Cold vs Flu
Protecting Yourself from Colds and Flu takes on new meaning for people diagnosed with lung disease. A cold, like the influenza (flu), is caused by a virus. The most common cold-causing virus is rhinovirus, which is responsible for between 10 and 40% of colds. The coronavirus is responsible for about 20% of cases, while the respiratory syncytial virus (RSV) and parainfluenza virus cause roughly 10% of colds. According to the Centers for Disease Control & Prevention (CDC), children miss about 22 million school days each year due to colds in the U.S.
Most colds last 7 to 10 days. If symptoms linger, you should consider calling your doctor. Colds sometimes lead to a bacterial infection in the lungs, sinuses, or ears. If that happens, a doctor may prescribe antibiotics, which will kill bacteria but cannot eliminate viruses. More severe symptoms, such as high fever or muscle aches, could indicate that you have the flu rather than a cold.
Influenza is more serious than a cold. You can catch flu at any time of year, though it’s especially common in winter, hence the moniker “seasonal flu.” Flu is caused by a group of viruses distinct from those that cause the common cold. The symptoms tend to start more suddenly, be more severe, and last longer. Some flu symptoms include:
- a body temperature higher than 100.4°F
- general aches and pains
- dry cough
Cold-like symptoms, such as nasal congestion, sneezing, and sore throat, can also be caused by flu. Unlike a cold, a flu can be so exhausting that it can send a person to bed for days.
Reduce the risk of catching or spreading flu with good hygiene practices. The most important is the simplest – washing hands regularly with soap and water. Here are a few additional measures you can take:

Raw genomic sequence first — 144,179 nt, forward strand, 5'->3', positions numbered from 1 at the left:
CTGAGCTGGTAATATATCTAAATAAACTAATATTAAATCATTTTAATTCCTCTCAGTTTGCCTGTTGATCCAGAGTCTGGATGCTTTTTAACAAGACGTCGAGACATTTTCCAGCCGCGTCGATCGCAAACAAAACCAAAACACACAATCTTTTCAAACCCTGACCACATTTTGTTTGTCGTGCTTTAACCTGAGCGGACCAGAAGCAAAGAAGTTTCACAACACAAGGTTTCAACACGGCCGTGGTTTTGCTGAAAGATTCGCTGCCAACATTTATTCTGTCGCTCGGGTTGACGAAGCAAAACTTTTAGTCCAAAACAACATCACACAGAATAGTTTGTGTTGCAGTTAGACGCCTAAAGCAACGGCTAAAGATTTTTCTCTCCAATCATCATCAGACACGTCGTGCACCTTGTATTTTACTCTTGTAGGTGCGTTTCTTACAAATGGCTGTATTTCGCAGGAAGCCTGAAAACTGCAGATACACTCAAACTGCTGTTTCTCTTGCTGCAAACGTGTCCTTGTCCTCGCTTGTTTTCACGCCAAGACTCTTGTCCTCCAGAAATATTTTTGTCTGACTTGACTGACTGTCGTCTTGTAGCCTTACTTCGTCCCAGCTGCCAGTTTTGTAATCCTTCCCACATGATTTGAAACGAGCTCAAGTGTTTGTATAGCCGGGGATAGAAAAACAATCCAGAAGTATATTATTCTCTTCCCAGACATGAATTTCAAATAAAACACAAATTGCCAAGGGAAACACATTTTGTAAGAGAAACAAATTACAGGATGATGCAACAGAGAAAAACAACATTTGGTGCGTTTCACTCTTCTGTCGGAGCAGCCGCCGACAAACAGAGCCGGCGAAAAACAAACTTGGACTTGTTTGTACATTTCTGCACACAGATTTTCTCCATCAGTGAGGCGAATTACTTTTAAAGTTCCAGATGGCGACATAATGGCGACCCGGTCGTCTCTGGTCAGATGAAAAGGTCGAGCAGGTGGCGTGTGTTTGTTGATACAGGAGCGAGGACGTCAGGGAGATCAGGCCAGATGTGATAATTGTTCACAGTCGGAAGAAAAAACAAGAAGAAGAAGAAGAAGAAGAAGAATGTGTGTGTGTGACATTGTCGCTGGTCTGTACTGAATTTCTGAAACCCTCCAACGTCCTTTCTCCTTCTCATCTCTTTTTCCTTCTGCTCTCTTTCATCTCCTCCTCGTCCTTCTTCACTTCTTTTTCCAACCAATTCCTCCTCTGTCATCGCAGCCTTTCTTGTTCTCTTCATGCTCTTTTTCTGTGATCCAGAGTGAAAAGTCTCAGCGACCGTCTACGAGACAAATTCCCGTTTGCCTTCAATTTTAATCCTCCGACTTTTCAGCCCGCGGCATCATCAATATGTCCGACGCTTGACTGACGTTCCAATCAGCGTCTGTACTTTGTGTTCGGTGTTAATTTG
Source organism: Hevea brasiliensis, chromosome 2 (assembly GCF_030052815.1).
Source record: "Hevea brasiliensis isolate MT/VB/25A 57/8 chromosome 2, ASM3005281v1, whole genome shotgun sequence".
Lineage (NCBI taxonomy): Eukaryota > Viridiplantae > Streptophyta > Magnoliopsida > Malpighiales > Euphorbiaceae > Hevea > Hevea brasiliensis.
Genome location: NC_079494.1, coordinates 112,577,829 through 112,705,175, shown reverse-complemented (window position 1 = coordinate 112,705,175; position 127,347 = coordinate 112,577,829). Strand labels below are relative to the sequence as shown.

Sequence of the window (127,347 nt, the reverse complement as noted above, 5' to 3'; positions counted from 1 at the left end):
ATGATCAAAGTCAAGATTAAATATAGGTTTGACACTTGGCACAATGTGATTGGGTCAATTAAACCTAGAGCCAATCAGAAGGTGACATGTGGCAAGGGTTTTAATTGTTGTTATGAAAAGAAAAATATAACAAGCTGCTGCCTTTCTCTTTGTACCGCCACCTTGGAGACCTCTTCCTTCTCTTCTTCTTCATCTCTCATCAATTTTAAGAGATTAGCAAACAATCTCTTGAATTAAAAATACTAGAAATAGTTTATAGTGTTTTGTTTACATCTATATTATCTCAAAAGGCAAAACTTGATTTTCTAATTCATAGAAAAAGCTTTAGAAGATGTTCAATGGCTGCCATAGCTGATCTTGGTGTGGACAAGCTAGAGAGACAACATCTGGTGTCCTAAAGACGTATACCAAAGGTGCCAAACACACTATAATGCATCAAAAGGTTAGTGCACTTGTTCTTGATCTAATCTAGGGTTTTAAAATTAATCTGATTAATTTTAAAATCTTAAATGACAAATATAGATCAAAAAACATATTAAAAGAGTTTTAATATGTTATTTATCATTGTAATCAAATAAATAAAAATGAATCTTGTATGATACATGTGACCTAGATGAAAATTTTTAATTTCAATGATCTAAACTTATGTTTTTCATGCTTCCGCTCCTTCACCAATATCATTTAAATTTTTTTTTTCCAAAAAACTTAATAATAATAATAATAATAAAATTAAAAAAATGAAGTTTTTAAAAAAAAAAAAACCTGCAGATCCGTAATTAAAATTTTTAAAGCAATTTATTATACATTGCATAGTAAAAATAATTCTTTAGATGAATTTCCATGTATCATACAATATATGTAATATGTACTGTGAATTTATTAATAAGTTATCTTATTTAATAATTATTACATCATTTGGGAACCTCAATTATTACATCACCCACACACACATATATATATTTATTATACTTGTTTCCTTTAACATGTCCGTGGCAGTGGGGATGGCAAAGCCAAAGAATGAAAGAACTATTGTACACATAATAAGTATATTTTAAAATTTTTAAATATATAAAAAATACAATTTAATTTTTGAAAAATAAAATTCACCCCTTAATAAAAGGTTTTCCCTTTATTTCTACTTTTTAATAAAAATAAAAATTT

- Avoid touching the nose and mouth.
- Clean surfaces such as computer keyboards, phones and door handles at least once per day.
- Cover the mouth and nose when coughing or sneezing.
- Place used tissues in the trash as soon as possible.
Sick people can reduce the spread of viruses by avoiding unnecessary contact with others, and staying home from work or school until they feel better. Consider getting a yearly flu shot. Flu shots are about 70 to 90 percent effective in protecting against the flu. Keep current with regular prescriptions for lung disease to manage symptoms that might arise from catching a cold or the flu.
If You Get Sick
For those otherwise fit and healthy, there is usually no need to see a doctor for flu-like symptoms. The best remedy is to rest at home, keep warm, and avoid dehydration by drinking plenty of non-caffeinated, non-alcoholic liquids. Consider visiting your doctor if you are:
- 65 years of age or over
- Have a long-term medical condition – such as lung, heart, kidney, or neurological disease or diabetes.
- Suffering from a weakened immune system.
- Develop chest pain, shortness of breath, or difficulty breathing, or have a cough that produces blood.
- Your symptoms are getting worse over time or haven’t improved for 7-10 days.
It’s important to stay on your prescribed lung disease medications, such as bronchodilators or inhaled steroids. Also, check with your doctor before taking any over-the-counter flu treatment. If your doctor approves, you might treat the body aches and fever associated with flu with over-the-counter acetaminophen or ibuprofen. Getting plenty of rest is also recommended for a quicker recovery.
When you start to feel better from your cold or flu, try to get back into your normal routine. Exercise and healthy diet will help improve breathing and general recovery. If you or a loved one suffers from lung disease and would like to learn more about how stem cell therapy might help you weather cold and flu seasons to come, contact us by calling (800) 729-3065 to learn whether you qualify for treatment.